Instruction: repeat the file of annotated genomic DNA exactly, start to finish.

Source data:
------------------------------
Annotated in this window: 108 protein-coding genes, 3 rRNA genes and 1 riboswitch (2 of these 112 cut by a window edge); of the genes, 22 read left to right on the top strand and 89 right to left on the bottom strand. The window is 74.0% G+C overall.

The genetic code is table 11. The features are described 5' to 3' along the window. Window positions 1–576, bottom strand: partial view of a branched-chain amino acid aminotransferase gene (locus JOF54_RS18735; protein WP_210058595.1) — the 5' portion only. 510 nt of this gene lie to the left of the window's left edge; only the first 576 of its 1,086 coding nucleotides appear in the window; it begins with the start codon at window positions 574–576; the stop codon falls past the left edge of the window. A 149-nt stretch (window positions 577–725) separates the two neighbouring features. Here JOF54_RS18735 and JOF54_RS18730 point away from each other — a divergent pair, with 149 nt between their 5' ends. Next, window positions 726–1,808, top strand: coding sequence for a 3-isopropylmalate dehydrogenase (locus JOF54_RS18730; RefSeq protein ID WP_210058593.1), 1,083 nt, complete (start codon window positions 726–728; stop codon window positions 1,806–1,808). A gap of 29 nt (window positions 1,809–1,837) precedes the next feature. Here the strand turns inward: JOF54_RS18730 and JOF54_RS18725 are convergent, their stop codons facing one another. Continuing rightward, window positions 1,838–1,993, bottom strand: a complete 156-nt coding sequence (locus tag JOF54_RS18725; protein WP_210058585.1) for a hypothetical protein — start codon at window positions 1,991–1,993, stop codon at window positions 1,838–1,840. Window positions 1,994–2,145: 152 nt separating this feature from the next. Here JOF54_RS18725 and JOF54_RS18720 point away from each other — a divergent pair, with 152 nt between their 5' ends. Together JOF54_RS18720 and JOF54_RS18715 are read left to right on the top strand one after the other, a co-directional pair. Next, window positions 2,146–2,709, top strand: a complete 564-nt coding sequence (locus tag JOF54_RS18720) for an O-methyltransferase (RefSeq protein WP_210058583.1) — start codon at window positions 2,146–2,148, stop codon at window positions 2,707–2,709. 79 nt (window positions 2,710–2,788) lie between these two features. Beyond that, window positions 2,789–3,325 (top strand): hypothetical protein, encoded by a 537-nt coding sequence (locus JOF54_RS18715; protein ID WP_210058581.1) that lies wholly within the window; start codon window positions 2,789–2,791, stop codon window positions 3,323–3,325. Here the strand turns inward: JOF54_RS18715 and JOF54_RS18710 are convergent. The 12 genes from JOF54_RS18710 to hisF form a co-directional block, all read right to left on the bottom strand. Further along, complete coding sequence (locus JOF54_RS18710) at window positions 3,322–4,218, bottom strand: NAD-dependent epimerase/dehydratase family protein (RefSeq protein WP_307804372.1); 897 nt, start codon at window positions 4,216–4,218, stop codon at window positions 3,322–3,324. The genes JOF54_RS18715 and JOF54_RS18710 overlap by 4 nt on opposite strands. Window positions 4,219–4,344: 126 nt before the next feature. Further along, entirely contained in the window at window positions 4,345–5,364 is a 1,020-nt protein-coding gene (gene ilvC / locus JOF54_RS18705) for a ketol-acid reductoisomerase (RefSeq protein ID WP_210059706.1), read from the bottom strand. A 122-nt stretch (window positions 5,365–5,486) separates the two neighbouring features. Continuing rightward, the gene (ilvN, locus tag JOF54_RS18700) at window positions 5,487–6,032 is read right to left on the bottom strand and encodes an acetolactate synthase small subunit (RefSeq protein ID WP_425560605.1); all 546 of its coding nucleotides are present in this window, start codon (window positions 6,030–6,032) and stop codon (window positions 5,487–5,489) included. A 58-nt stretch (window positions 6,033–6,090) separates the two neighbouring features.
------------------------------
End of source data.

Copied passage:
Annotated in this window: 108 protein-coding genes, 3 rRNA genes and 1 riboswitch (2 of these 112 cut by a window edge); of the genes, 22 read left to right on the top strand and 89 right to left on the bottom strand. The window is 74.0% G+C overall.

The genetic code is table 11. The features are described 5' to 3' along the window. Window positions 1–576, bottom strand: partial view of a branched-chain amino acid aminotransferase gene (locus JOF54_RS18735; protein WP_210058595.1) — the 5' portion only. 510 nt of this gene lie to the left of the window's left edge; only the first 576 of its 1,086 coding nucleotides appear in the window; it begins with the start codon at window positions 574–576; the stop codon falls past the left edge of the window. A 149-nt stretch (window positions 577–725) separates the two neighbouring features. Here JOF54_RS18735 and JOF54_RS18730 point away from each other — a divergent pair, with 149 nt between their 5' ends. Next, window positions 726–1,808, top strand: coding sequence for a 3-isopropylmalate dehydrogenase (locus JOF54_RS18730; RefSeq protein ID WP_210058593.1), 1,083 nt, complete (start codon window positions 726–728; stop codon window positions 1,806–1,808). A gap of 29 nt (window positions 1,809–1,837) precedes the next feature. Here the strand turns inward: JOF54_RS18730 and JOF54_RS18725 are convergent, their stop codons facing one another. Continuing rightward, window positions 1,838–1,993, bottom strand: a complete 156-nt coding sequence (locus tag JOF54_RS18725; protein WP_210058585.1) for a hypothetical protein — start codon at window positions 1,991–1,993, stop codon at window positions 1,838–1,840. Window positions 1,994–2,145: 152 nt separating this feature from the next. Here JOF54_RS18725 and JOF54_RS18720 point away from each other — a divergent pair, with 152 nt between their 5' ends. Together JOF54_RS18720 and JOF54_RS18715 are read left to right on the top strand one after the other, a co-directional pair. Next, window positions 2,146–2,709, top strand: a complete 564-nt coding sequence (locus tag JOF54_RS18720) for an O-methyltransferase (RefSeq protein WP_210058583.1) — start codon at window positions 2,146–2,148, stop codon at window positions 2,707–2,709. 79 nt (window positions 2,710–2,788) lie between these two features. Beyond that, window positions 2,789–3,325 (top strand): hypothetical protein, encoded by a 537-nt coding sequence (locus JOF54_RS18715; protein ID WP_210058581.1) that lies wholly within the window; start codon window positions 2,789–2,791, stop codon window positions 3,323–3,325. Here the strand turns inward: JOF54_RS18715 and JOF54_RS18710 are convergent. The 12 genes from JOF54_RS18710 to hisF form a co-directional block, all read right to left on the bottom strand. Further along, complete coding sequence (locus JOF54_RS18710) at window positions 3,322–4,218, bottom strand: NAD-dependent epimerase/dehydratase family protein (RefSeq protein WP_307804372.1); 897 nt, start codon at window positions 4,216–4,218, stop codon at window positions 3,322–3,324. The genes JOF54_RS18715 and JOF54_RS18710 overlap by 4 nt on opposite strands. Window positions 4,219–4,344: 126 nt before the next feature. Further along, entirely contained in the window at window positions 4,345–5,364 is a 1,020-nt protein-coding gene (gene ilvC / locus JOF54_RS18705) for a ketol-acid reductoisomerase (RefSeq protein ID WP_210059706.1), read from the bottom strand. A 122-nt stretch (window positions 5,365–5,486) separates the two neighbouring features. Continuing rightward, the gene (ilvN, locus tag JOF54_RS18700) at window positions 5,487–6,032 is read right to left on the bottom strand and encodes an acetolactate synthase small subunit (RefSeq protein ID WP_425560605.1); all 546 of its coding nucleotides are present in this window, start codon (window positions 6,030–6,032) and stop codon (window positions 5,487–5,489) included. A 58-nt stretch (window positions 6,033–6,090) separates the two neighbouring features.